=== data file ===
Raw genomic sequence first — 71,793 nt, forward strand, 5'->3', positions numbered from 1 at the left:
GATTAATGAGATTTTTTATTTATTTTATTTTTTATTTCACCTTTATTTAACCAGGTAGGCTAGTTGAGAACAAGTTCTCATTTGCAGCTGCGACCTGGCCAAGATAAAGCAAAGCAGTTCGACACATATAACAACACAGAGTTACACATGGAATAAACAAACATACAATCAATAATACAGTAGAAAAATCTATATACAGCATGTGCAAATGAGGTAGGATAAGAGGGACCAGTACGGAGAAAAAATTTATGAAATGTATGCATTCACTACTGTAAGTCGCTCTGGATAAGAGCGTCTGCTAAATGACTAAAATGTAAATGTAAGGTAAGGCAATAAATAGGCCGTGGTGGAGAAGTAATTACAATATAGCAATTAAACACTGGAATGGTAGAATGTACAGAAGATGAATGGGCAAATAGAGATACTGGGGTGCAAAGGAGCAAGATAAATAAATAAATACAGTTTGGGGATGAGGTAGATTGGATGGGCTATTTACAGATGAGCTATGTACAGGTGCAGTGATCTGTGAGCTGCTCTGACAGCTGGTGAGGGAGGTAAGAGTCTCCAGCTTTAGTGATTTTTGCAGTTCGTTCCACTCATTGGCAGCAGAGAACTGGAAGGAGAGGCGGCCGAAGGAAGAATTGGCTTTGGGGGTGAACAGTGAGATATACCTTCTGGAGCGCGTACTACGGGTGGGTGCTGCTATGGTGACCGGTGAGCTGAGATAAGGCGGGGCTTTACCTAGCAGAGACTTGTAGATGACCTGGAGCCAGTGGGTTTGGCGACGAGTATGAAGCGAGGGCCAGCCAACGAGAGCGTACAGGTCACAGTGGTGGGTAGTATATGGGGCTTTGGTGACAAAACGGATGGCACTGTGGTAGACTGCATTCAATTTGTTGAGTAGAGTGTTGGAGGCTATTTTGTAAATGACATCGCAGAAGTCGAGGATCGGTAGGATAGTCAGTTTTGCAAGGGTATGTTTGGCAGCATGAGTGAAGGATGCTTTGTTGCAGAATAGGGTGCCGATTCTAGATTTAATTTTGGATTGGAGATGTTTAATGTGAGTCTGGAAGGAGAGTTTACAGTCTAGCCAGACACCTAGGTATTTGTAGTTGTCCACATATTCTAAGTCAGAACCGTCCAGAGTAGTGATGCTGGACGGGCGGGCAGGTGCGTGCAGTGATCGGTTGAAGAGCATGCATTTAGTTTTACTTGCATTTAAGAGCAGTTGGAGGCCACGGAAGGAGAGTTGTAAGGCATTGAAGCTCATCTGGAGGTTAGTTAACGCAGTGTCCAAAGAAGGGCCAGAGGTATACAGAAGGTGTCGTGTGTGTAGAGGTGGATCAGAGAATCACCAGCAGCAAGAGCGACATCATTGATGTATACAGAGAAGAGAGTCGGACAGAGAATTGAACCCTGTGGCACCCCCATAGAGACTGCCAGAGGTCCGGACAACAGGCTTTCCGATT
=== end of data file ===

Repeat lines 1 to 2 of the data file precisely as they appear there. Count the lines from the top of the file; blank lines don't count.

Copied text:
Raw genomic sequence first — 71,793 nt, forward strand, 5'->3', positions numbered from 1 at the left:
GATTAATGAGATTTTTTATTTATTTTATTTTTTATTTCACCTTTATTTAACCAGGTAGGCTAGTTGAGAACAAGTTCTCATTTGCAGCTGCGACCTGGCCAAGATAAAGCAAAGCAGTTCGACACATATAACAACACAGAGTTACACATGGAATAAACAAACATACAATCAATAATACAGTAGAAAAATCTATATACAGCATGTGCAAATGAGGTAGGATAAGAGGGACCAGTACGGAGAAAAAATTTATGAAATGTATGCATTCACTACTGTAAGTCGCTCTGGATAAGAGCGTCTGCTAAATGACTAAAATGTAAATGTAAGGTAAGGCAATAAATAGGCCGTGGTGGAGAAGTAATTACAATATAGCAATTAAACACTGGAATGGTAGAATGTACAGAAGATGAATGGGCAAATAGAGATACTGGGGTGCAAAGGAGCAAGATAAATAAATAAATACAGTTTGGGGATGAGGTAGATTGGATGGGCTATTTACAGATGAGCTATGTACAGGTGCAGTGATCTGTGAGCTGCTCTGACAGCTGGTGAGGGAGGTAAGAGTCTCCAGCTTTAGTGATTTTTGCAGTTCGTTCCACTCATTGGCAGCAGAGAACTGGAAGGAGAGGCGGCCGAAGGAAGAATTGGCTTTGGGGGTGAACAGTGAGATATACCTTCTGGAGCGCGTACTACGGGTGGGTGCTGCTATGGTGACCGGTGAGCTGAGATAAGGCGGGGCTTTACCTAGCAGAGACTTGTAGATGACCTGGAGCCAGTGGGTTTGGCGACGAGTATGAAGCGAGGGCCAGCCAACGAGAGCGTACAGGTCACAGTGGTGGGTAGTATATGGGGCTTTGGTGACAAAACGGATGGCACTGTGGTAGACTGCATTCAATTTGTTGAGTAGAGTGTTGGAGGCTATTTTGTAAATGACATCGCAGAAGTCGAGGATCGGTAGGATAGTCAGTTTTGCAAGGGTATGTTTGGCAGCATGAGTGAAGGATGCTTTGTTGCAGAATAGGGTGCCGATTCTAGATTTAATTTTGGATTGGAGATGTTTAATGTGAGTCTGGAAGGAGAGTTTACAGTCTAGCCAGACACCTAGGTATTTGTAGTTGTCCACATATTCTAAGTCAGAACCGTCCAGAGTAGTGATGCTGGACGGGCGGGCAGGTGCGTGCAGTGATCGGTTGAAGAGCATGCATTTAGTTTTACTTGCATTTAAGAGCAGTTGGAGGCCACGGAAGGAGAGTTGTAAGGCATTGAAGCTCATCTGGAGGTTAGTTAACGCAGTGTCCAAAGAAGGGCCAGAGGTATACAGAAGGTGTCGTGTGTGTAGAGGTGGATCAGAGAATCACCAGCAGCAAGAGCGACATCATTGATGTATACAGAGAAGAGAGTCGGACAGAGAATTGAACCCTGTGGCACCCCCATAGAGACTGCCAGAGGTCCGGACAACAGGCTTTCCGATT